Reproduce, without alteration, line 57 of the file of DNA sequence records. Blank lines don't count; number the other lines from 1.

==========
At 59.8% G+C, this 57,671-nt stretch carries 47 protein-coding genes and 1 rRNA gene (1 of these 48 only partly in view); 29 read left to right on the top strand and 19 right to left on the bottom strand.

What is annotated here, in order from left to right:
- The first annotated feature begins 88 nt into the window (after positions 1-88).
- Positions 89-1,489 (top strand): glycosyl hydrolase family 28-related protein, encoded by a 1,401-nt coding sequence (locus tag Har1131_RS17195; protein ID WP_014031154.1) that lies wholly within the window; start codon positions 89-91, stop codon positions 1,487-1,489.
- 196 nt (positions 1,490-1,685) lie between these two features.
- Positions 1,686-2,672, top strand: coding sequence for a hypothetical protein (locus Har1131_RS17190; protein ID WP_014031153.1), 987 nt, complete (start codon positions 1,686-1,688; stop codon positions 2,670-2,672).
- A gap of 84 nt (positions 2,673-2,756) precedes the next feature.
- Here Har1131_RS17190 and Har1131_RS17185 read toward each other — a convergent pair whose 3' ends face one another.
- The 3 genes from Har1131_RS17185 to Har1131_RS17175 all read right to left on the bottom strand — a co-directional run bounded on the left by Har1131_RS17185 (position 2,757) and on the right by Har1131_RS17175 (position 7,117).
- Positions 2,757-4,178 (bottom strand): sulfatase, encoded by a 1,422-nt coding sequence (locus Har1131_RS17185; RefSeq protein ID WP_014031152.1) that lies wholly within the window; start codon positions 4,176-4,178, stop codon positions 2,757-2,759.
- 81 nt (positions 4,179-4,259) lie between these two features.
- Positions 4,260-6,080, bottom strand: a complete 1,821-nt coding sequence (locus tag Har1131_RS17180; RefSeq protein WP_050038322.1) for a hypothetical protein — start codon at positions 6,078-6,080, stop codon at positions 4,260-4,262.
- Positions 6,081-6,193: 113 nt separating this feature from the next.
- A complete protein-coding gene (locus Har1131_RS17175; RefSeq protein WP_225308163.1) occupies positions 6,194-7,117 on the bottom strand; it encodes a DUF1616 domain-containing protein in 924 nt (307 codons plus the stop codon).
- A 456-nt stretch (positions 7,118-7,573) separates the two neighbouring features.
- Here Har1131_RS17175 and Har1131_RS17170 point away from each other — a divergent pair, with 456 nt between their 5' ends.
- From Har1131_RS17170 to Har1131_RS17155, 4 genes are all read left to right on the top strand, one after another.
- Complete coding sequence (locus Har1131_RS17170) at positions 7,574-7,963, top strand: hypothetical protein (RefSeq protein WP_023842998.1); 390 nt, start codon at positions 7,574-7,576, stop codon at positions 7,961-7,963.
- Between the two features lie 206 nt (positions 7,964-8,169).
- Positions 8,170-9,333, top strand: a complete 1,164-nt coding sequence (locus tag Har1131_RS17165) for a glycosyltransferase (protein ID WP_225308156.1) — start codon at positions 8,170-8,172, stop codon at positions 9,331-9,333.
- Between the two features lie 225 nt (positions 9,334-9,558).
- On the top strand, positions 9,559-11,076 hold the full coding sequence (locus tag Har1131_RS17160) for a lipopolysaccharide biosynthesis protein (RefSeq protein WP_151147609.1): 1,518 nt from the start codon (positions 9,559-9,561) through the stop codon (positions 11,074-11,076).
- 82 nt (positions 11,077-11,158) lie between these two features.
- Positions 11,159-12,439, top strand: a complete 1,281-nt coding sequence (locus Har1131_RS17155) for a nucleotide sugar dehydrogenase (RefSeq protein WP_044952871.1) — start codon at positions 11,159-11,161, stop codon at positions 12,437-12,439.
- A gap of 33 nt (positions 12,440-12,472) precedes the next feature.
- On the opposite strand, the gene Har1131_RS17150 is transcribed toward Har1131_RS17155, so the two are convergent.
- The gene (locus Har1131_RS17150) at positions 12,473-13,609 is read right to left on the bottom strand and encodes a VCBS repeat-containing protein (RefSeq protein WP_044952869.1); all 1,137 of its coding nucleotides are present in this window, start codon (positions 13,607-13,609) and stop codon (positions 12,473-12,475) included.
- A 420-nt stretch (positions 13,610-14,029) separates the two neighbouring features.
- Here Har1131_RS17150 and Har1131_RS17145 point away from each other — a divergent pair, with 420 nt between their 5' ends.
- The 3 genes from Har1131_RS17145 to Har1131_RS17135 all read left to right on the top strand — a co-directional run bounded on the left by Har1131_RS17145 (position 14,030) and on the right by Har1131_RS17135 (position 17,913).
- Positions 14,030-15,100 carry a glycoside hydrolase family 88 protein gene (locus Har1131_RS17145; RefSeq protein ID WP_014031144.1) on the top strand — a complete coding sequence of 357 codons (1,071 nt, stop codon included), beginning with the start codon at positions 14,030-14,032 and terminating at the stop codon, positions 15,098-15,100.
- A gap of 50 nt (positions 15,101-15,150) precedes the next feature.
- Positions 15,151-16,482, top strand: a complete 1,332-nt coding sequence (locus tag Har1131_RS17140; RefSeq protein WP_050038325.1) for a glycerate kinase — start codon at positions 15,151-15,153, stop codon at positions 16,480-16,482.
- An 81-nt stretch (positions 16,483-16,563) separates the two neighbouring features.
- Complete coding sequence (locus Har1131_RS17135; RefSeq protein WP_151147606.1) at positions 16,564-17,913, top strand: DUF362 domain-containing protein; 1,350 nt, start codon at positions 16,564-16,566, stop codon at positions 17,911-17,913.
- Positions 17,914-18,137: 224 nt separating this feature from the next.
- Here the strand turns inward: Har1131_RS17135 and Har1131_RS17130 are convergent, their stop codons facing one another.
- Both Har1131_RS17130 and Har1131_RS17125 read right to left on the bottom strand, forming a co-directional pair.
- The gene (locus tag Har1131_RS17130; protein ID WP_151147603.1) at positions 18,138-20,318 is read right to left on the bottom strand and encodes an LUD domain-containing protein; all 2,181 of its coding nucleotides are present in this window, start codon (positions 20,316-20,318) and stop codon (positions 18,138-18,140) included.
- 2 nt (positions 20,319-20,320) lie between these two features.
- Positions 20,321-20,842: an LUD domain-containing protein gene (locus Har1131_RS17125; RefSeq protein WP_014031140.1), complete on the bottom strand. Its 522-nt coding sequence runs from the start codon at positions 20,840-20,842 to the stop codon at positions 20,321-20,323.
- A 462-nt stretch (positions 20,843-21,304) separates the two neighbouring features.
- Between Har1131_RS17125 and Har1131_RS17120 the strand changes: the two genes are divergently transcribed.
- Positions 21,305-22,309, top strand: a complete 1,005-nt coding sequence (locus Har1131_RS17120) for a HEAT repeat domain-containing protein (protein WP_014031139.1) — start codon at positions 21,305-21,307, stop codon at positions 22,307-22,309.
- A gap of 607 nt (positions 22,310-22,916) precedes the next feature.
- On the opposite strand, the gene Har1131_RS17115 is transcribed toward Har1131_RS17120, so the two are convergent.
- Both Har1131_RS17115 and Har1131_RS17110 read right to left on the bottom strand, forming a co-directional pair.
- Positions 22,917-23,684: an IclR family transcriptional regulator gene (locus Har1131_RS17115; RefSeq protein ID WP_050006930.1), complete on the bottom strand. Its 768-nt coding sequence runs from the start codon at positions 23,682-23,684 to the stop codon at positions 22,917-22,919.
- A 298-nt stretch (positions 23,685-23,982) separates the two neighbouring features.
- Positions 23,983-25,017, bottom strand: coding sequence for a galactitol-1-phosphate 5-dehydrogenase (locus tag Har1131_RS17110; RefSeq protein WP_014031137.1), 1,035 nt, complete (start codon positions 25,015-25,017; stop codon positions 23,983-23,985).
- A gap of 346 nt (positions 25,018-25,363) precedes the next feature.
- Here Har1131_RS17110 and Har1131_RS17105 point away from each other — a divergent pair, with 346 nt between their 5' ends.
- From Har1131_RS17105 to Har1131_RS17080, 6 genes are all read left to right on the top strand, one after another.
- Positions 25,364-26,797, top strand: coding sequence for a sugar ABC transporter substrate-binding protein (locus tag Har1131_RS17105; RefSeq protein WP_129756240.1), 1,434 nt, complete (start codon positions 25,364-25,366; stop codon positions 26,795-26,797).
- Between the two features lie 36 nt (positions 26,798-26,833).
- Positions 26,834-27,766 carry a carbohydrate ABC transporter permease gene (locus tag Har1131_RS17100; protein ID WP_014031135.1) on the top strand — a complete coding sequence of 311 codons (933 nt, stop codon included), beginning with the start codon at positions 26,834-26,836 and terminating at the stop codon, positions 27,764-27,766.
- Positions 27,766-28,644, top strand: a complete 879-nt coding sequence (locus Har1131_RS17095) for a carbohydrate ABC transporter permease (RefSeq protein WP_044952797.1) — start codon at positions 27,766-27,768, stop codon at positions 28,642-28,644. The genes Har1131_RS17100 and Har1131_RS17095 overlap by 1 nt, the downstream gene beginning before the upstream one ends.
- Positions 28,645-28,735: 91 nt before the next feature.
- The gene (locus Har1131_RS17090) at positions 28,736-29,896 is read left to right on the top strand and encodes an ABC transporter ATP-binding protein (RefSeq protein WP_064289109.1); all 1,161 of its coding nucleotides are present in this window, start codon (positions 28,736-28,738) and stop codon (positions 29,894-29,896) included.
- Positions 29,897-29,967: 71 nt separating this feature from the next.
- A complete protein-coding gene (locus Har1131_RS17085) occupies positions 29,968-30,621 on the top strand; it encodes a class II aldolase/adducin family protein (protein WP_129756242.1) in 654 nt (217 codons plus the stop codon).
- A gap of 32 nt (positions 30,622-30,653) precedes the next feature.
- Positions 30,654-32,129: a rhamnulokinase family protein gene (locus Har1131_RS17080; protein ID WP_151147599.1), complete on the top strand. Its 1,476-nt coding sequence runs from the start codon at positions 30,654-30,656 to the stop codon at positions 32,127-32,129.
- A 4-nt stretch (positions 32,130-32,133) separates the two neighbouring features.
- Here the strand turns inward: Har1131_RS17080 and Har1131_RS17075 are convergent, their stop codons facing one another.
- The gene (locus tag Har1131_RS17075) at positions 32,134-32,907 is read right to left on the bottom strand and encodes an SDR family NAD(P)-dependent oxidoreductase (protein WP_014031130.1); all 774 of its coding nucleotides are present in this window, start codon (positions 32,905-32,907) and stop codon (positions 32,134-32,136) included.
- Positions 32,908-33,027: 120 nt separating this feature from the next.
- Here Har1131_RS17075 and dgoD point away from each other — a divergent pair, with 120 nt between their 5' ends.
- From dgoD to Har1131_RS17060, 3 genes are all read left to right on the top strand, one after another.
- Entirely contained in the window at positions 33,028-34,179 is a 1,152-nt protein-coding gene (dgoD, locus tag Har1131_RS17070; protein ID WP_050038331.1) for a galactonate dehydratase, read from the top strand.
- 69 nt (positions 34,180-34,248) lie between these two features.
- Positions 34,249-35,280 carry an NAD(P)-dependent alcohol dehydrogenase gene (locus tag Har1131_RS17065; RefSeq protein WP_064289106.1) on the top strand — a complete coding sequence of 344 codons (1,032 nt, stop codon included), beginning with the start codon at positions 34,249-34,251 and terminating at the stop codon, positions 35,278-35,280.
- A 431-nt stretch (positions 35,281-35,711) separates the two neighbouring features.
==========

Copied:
- Positions 27,766-28,644, top strand: a complete 879-nt coding sequence (locus Har1131_RS17095) for a carbohydrate ABC transporter permease (RefSeq protein WP_044952797.1) — start codon at positions 27,766-27,768, stop codon at positions 28,642-28,644. The genes Har1131_RS17100 and Har1131_RS17095 overlap by 1 nt, the downstream gene beginning before the upstream one ends.